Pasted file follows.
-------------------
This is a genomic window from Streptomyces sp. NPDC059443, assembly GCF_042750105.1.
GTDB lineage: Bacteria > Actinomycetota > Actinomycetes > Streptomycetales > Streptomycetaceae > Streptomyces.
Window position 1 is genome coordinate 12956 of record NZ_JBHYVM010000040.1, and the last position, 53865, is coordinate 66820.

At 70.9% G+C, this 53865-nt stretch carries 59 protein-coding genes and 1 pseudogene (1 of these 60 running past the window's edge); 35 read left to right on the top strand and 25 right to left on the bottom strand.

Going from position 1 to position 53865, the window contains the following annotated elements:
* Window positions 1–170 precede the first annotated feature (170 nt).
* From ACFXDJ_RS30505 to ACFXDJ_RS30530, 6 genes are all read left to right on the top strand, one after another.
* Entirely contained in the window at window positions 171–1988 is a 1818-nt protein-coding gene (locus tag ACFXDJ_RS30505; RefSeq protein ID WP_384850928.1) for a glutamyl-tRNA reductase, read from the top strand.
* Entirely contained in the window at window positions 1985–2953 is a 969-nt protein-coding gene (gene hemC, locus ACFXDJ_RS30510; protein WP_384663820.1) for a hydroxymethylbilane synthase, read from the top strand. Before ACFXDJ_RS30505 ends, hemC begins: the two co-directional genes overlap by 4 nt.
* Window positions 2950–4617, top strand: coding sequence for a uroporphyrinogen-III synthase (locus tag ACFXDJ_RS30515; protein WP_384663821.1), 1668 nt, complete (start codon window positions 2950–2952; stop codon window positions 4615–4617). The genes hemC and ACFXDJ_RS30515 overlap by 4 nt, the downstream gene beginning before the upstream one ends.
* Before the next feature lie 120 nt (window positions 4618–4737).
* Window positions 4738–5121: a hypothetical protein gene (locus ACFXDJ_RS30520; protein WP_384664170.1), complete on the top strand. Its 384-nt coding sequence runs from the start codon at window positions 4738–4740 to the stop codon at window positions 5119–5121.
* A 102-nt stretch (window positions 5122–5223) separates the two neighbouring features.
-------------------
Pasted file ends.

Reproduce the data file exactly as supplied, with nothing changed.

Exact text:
This is a genomic window from Streptomyces sp. NPDC059443, assembly GCF_042750105.1.
GTDB lineage: Bacteria > Actinomycetota > Actinomycetes > Streptomycetales > Streptomycetaceae > Streptomyces.
Window position 1 is genome coordinate 12956 of record NZ_JBHYVM010000040.1, and the last position, 53865, is coordinate 66820.

At 70.9% G+C, this 53865-nt stretch carries 59 protein-coding genes and 1 pseudogene (1 of these 60 running past the window's edge); 35 read left to right on the top strand and 25 right to left on the bottom strand.

Going from position 1 to position 53865, the window contains the following annotated elements:
* Window positions 1–170 precede the first annotated feature (170 nt).
* From ACFXDJ_RS30505 to ACFXDJ_RS30530, 6 genes are all read left to right on the top strand, one after another.
* Entirely contained in the window at window positions 171–1988 is a 1818-nt protein-coding gene (locus tag ACFXDJ_RS30505; RefSeq protein ID WP_384850928.1) for a glutamyl-tRNA reductase, read from the top strand.
* Entirely contained in the window at window positions 1985–2953 is a 969-nt protein-coding gene (gene hemC, locus ACFXDJ_RS30510; protein WP_384663820.1) for a hydroxymethylbilane synthase, read from the top strand. Before ACFXDJ_RS30505 ends, hemC begins: the two co-directional genes overlap by 4 nt.
* Window positions 2950–4617, top strand: coding sequence for a uroporphyrinogen-III synthase (locus tag ACFXDJ_RS30515; protein WP_384663821.1), 1668 nt, complete (start codon window positions 2950–2952; stop codon window positions 4615–4617). The genes hemC and ACFXDJ_RS30515 overlap by 4 nt, the downstream gene beginning before the upstream one ends.
* Before the next feature lie 120 nt (window positions 4618–4737).
* Window positions 4738–5121: a hypothetical protein gene (locus ACFXDJ_RS30520; protein WP_384664170.1), complete on the top strand. Its 384-nt coding sequence runs from the start codon at window positions 4738–4740 to the stop codon at window positions 5119–5121.
* A 102-nt stretch (window positions 5122–5223) separates the two neighbouring features.